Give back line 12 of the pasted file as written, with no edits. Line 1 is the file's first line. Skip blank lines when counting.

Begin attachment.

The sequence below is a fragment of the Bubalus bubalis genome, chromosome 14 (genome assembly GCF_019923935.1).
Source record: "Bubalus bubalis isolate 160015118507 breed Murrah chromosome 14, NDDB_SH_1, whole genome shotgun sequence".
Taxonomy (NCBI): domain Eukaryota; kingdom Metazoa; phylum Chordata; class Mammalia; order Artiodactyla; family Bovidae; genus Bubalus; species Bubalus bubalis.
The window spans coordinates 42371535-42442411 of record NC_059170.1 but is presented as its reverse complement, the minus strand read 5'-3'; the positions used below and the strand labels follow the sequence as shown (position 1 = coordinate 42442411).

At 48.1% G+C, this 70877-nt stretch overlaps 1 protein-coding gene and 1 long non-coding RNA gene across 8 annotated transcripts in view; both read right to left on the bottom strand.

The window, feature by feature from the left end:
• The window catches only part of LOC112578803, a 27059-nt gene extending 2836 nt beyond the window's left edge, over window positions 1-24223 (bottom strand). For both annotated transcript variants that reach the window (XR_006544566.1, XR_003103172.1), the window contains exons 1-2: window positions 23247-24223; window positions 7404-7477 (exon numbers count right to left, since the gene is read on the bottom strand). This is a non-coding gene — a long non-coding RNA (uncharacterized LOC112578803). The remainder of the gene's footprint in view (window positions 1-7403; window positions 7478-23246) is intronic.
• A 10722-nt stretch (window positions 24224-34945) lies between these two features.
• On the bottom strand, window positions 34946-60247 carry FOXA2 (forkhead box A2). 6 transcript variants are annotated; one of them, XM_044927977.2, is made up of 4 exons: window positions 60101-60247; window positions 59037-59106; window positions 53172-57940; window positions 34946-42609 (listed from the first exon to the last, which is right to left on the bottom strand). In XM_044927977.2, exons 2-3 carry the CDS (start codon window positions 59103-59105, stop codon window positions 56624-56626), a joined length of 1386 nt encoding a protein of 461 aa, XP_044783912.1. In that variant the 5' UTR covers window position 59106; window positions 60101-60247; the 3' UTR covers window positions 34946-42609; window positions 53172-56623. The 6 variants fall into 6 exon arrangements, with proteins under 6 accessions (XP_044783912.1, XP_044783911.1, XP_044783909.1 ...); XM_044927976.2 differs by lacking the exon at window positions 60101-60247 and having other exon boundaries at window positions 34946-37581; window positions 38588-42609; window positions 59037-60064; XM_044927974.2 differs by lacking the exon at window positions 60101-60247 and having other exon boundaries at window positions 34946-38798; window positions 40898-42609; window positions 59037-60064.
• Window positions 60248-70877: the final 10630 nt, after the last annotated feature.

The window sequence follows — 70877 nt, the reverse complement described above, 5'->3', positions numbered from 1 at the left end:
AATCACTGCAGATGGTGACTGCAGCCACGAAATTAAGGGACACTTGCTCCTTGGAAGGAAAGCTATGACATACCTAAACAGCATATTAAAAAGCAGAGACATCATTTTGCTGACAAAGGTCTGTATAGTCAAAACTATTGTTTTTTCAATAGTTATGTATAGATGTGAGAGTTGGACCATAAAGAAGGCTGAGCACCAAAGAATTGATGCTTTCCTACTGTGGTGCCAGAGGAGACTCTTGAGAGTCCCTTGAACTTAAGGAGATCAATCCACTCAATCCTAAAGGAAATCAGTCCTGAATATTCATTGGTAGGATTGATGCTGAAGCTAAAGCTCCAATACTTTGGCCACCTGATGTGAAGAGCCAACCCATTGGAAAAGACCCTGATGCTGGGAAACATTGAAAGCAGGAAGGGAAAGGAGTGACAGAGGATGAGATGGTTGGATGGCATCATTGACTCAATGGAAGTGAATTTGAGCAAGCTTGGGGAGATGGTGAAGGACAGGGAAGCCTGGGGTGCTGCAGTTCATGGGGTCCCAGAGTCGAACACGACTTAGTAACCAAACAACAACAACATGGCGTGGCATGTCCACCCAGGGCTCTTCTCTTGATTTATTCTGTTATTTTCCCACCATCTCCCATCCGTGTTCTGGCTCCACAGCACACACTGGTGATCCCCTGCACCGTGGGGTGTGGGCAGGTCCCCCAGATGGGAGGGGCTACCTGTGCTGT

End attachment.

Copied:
AATCACTGCAGATGGTGACTGCAGCCACGAAATTAAGGGACACTTGCTCCTTGGAAGGAAAGCTATGACATACCTAAACAGCATATTAAAAAGCAGAGACATCATTTTGCTGACAAAGGTCTGTATAGTCAAAACTATTGTTTTTTCAATAGTTATGTATAGATGTGAGAGTTGGACCATAAAGAAGGCTGAGCACCAAAGAATTGATGCTTTCCTACTGTGGTGCCAGAGGAGACTCTTGAGAGTCCCTTGAACTTAAGGAGATCAATCCACTCAATCCTAAAGGAAATCAGTCCTGAATATTCATTGGTAGGATTGATGCTGAAGCTAAAGCTCCAATACTTTGGCCACCTGATGTGAAGAGCCAACCCATTGGAAAAGACCCTGATGCTGGGAAACATTGAAAGCAGGAAGGGAAAGGAGTGACAGAGGATGAGATGGTTGGATGGCATCATTGACTCAATGGAAGTGAATTTGAGCAAGCTTGGGGAGATGGTGAAGGACAGGGAAGCCTGGGGTGCTGCAGTTCATGGGGTCCCAGAGTCGAACACGACTTAGTAACCAAACAACAACAACATGGCGTGGCATGTCCACCCAGGGCTCTTCTCTTGATTTATTCTGTTATTTTCCCACCATCTCCCATCCGTGTTCTGGCTCCACAGCACACACTGGTGATCCCCTGCACCGTGGGGTGTGGGCAGGTCCCCCAGATGGGAGGGGCTACCTGTGCTGT